The fog of despair hung over the land. One out of every four Ameri­can workers lacked a job. Factories that had once darkened the skies with smoke stood ghostly and silent, like extinct volcanoes. Families slept in tarpaper shacks and tinlined caves and scavenged like dogs for food in the city dump. In October the New York City Health Department had reported that over one-fifth of thepupils in public schools were suffer­ing from malnutrition. Thousands of vagabond children were roaming the land, wild boys of the road. Hunger marchers, pinched and bitter, were parading cold streets in New York and Chicago. On the countryside un­rest had already flared into vio­lence….5

Following Roosevelt’s inaugural address, of course, “across the land the fog began to lift.”

Whether the fog lifted or not (some think it settled permanently upon Washington), government in­tervention was certainly under­taken in earnest thereafter. According to the legend, government took up its proper role in affairs.

It began to tame the wayward and destructive forces let loose by in­dustrialization, to bring order out of the economic chaos induced by an economy of private aggrandize­ment and cutthroat competition, to take sides among the citizenry to rectify the imbalance between labor and management and between agriculture and industry. The United States government under­took planning, regulating, control­ling, subsidizing, inflating, har­nessing, spending, and taxing with a right good will. Of course, it took some time for those in gov­ernment to learn just how to manage all these things in the best possible way. Some relics of the depression remained throughout the 1930′s, and it was only after the outbreak of the war that full prosperity was finally restored. But the right direction had been taken, so the mythology goes. Gov­ernment has now mastered most of the economic forces which once wrought such hardship in the land: that is, depression, unem­ployment (well, not quite!), de­structive competition, hoarding (of money), and so on. There remain problems, of course, and the proc­ess of reform must go on, but the basically right direction has now been taken. The great progress that has been made in the last thirty years should be attributed to this governmental activity.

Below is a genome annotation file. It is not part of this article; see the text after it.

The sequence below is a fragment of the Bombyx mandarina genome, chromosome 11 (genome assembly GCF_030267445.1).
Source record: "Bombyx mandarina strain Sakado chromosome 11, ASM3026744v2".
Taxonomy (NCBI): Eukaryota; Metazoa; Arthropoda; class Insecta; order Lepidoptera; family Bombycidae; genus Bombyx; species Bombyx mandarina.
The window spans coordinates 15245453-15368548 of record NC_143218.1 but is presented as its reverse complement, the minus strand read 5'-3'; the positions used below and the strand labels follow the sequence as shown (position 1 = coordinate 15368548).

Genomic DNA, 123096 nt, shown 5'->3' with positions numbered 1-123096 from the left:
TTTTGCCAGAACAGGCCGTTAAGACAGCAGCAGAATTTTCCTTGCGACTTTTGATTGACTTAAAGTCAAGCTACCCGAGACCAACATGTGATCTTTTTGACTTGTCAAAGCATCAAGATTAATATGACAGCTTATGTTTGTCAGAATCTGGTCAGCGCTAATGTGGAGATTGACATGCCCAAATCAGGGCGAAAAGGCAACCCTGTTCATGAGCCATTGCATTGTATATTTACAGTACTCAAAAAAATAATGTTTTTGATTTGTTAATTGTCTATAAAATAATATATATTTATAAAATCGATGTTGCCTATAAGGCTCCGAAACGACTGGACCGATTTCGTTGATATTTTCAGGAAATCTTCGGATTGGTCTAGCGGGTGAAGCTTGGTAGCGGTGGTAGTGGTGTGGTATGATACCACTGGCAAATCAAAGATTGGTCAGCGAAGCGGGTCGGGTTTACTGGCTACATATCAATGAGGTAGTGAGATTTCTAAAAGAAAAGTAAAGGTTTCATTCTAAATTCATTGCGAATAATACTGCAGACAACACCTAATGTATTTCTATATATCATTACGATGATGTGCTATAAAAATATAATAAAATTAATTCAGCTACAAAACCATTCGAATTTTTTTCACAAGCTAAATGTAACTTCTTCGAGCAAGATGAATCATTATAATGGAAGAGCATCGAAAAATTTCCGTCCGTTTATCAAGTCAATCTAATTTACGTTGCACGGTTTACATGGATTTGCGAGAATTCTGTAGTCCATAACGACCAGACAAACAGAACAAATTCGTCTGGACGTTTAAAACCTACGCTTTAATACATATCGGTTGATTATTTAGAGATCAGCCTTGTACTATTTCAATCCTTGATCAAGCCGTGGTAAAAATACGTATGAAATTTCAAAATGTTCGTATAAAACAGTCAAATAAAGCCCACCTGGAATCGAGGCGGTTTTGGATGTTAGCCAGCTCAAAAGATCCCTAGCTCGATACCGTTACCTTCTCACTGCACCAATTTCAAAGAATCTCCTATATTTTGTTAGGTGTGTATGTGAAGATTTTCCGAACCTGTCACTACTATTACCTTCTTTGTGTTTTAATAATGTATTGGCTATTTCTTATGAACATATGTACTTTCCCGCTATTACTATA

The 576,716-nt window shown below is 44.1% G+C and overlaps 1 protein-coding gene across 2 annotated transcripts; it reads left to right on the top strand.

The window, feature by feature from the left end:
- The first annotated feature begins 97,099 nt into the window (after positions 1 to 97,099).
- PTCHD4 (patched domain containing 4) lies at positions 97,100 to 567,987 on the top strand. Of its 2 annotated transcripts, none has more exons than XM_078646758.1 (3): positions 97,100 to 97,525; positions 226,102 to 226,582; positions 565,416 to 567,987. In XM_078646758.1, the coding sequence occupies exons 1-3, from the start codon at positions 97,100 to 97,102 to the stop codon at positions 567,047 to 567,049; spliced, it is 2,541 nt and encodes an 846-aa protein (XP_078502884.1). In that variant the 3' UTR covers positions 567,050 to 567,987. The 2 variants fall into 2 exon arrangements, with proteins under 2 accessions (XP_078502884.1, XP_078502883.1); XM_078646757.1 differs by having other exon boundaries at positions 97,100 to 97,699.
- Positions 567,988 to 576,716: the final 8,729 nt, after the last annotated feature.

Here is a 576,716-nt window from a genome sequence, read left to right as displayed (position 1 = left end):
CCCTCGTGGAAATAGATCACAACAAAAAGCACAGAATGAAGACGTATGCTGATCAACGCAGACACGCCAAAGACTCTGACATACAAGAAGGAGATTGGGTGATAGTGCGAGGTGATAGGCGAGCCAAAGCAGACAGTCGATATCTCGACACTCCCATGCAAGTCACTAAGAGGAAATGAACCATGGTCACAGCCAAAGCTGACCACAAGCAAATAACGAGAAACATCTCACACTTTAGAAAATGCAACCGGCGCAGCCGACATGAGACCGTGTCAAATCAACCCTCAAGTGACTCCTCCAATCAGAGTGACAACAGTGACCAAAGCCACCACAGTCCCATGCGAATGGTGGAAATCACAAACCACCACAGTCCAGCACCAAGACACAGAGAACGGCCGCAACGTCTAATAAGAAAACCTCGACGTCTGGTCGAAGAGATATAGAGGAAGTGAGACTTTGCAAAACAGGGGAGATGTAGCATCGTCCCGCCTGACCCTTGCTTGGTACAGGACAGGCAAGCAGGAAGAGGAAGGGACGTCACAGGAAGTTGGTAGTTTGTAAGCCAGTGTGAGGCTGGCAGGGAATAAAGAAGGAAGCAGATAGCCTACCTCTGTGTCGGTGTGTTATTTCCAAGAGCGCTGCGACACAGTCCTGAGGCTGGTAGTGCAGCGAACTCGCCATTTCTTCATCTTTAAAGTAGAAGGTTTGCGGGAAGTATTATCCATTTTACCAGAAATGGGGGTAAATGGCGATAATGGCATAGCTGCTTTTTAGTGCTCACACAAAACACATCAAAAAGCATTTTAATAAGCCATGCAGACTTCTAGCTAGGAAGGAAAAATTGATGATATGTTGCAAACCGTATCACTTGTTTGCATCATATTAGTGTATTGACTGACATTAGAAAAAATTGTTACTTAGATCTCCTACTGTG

And How It Was Cured!

Government intervention, then, has produced great and lasting good. One will rarely find a dis­senting voice about this in text­books. On the other hand, it has done little if any demonstrable harm. This summary of the myth­ology can be closed with a quota­tion to this effect from one of the most consistent mythologizers of this generation, Senator Joseph Clark of Pennsylvania:

That nightmare of “federal con­trol” which haunts the dreams of our conservative friends is an hal­lucination. I cannot think of one example of the “heavy hand of the federal government reaching out into our private lives” that has ac­tually been restrictive of our per­sonal freedoms or detrimental to our economy…

The federal government has been subsidizing education in this country ever since the Northwest Ordinance of 1784 [sic]. No harm and much good have resulted. The same is true of social security, housing, urban re­newal, and government plans for the health care for the aged.7

There is enough truth in this account to make it superficially plausible. Men can thrust their ex­periences into this framework, and it will seem to make sense of them. After all, two generations of publicists and researchers have collected mountains of facts with which to buttress the mythology. In like manner, two generations of interpreters have woven these facts into smooth and plausible ac­counts of what has been and is happening. Nor is there any rea­son to suppose that many of them have any doubts about the correct­ness of their interpretations. For aught we know, the deluders are deluded by their own delusions.

Be that as it may, the above summary is of a full-fledged myth­ology, believed and accepted by millions of Americans, so far as judgments of such things can be made. To perceive its mythical character, it will be helpful to ex­amine some of the myths that go to make it up, and to see how they took shape. Such an examination will be forthcoming.

The next article in this series will further cover “From Ideology to Mythology.”



¹ R. R. Palmer with Joel Colton, A History of the Modern World (New York: Alfred A. Knopf, 1958, 2nd edi­tion), p. 431.

2 Mark Schorer, “The Necessity of Myth,” Myth and Mythmaking, Henry A. Murray, ed. (New York: George Braziller, 1960), p. 355.

3 Henry A. Murray, “The Possible Na­ture of a ‘Mythology’ to Come,” in Ibid., p. 300.


4 Vernon L. Parrington, The Begin­nings of Critical Realism in America: 1860-1920 (New York: Harcourt, Brace & World, 1930, 1958), pp. 8-19.

5 Arthur M. Schlesinger, Jr., The Crisis of the Old Order, 1919-1933 (Bos­ton: Houghton Mifflin, 1957), p. 3.

6 Ibid., p. 8.

7 In Edward Reed, ed., Challenges to Democracy: The Next Ten Years (New York: Frederick A. Praeger, 1963), p. 102.

  • Clarence Carson (1926-2003) was a historian who taught at Eaton College, Grove City College, and Hillsdale College. His primary publication venue was the Foundation for Economic Education. Among his many works is the six-volume A Basic History of the United States.